We present a proposal for testing the prediction of non-equilibrium quantum field theory below the Schwinger limit. The proposed experiments should be able to detect a measurable number of gamma rays resulting from the annihilation of pairs in the focal spot of two opposing high intensity laser beams. We discuss the dependence of the expected number of gamma rays with the laser parameters and compare with the estimated background level of gamma hits for realistic laser conditions.
Journal of Physics: Conference Series 244 (2010)
The acceleration of intense proton and ion beams by ultra-intense lasers has matured to a point where applications in basic research and technology are being developed. Crucial for harvesting the unmatched beam parameters driven by the relativistic electron sheath is the precise control of the beam. We report on recent experiments using the PHELIX laser at GSI, the VULCAN laser at RAL and the TRIDENT laser at LANL to control and use laser accelerated proton beams for applications in high energy density research. We demonstrate efficient collimation of the proton beam using high field pulsed solenoid magnets, a prerequisite to capture and transport the beam for applications. Furthermore we report on two campaigns to use intense, short proton bunches to isochorically heat solid targets up to the warm dense matter state. The temporal profile of the proton beam allows for rapid heating of the target, much faster than the hydrodynamic response time thereby creating a strongly coupled plasma at solid density. The target parameters are then probed by X-ray Thomson scattering (XRTS) to reveal the density and temperature of the heated volume. This combination of two powerful techniques developed during the past few years allows for the generation and investigation of macroscopic samples of matter in states present in giant planets or the interior of the earth. © 2010 IOP Publishing Ltd.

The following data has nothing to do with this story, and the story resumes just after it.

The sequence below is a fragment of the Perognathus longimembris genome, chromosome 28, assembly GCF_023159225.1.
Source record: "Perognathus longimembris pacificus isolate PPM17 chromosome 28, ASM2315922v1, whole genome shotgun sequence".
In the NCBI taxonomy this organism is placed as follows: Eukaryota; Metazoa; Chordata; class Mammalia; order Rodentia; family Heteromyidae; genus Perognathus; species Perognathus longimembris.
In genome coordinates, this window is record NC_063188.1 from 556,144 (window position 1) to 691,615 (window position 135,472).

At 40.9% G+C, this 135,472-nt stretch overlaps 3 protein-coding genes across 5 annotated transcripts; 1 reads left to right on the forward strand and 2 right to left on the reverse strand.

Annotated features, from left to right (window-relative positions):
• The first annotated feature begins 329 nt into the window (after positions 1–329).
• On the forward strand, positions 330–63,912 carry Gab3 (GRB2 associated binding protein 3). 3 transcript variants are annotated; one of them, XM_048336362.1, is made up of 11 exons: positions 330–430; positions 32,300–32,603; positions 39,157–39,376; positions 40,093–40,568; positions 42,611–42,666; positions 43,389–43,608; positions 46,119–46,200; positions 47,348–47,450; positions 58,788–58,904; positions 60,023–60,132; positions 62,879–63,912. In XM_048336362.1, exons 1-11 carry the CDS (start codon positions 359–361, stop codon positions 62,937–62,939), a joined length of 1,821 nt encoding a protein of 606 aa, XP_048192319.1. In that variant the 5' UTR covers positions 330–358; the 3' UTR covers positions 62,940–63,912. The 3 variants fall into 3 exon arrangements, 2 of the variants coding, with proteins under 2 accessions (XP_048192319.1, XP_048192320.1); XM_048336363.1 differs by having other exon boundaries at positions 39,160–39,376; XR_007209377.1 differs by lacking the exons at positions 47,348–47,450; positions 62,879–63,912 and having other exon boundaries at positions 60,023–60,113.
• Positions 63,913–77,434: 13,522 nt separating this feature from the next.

Journal of Physics: Conference Series 244 (2010)
We have conducted experiments on both the Vulcan and Titan laser facilities to study hot electron generation and transport in the context of fast ignition. Cu wires attached to Al cones were used to investigate the effect on coupling efficiency of plasma surround and the pre-formed plasma inside the cone. We found that with thin cones 15% of laser energy is coupled to the 40μm diameter wire emulating a 40μm fast ignition spot. Thick cone walls, simulating plasma in fast ignition, reduce coupling by x4. An increase of pre-pulse level inside the cone by a factor of 50 reduces coupling by a factor of 3. © 2010 IOP Publishing Ltd.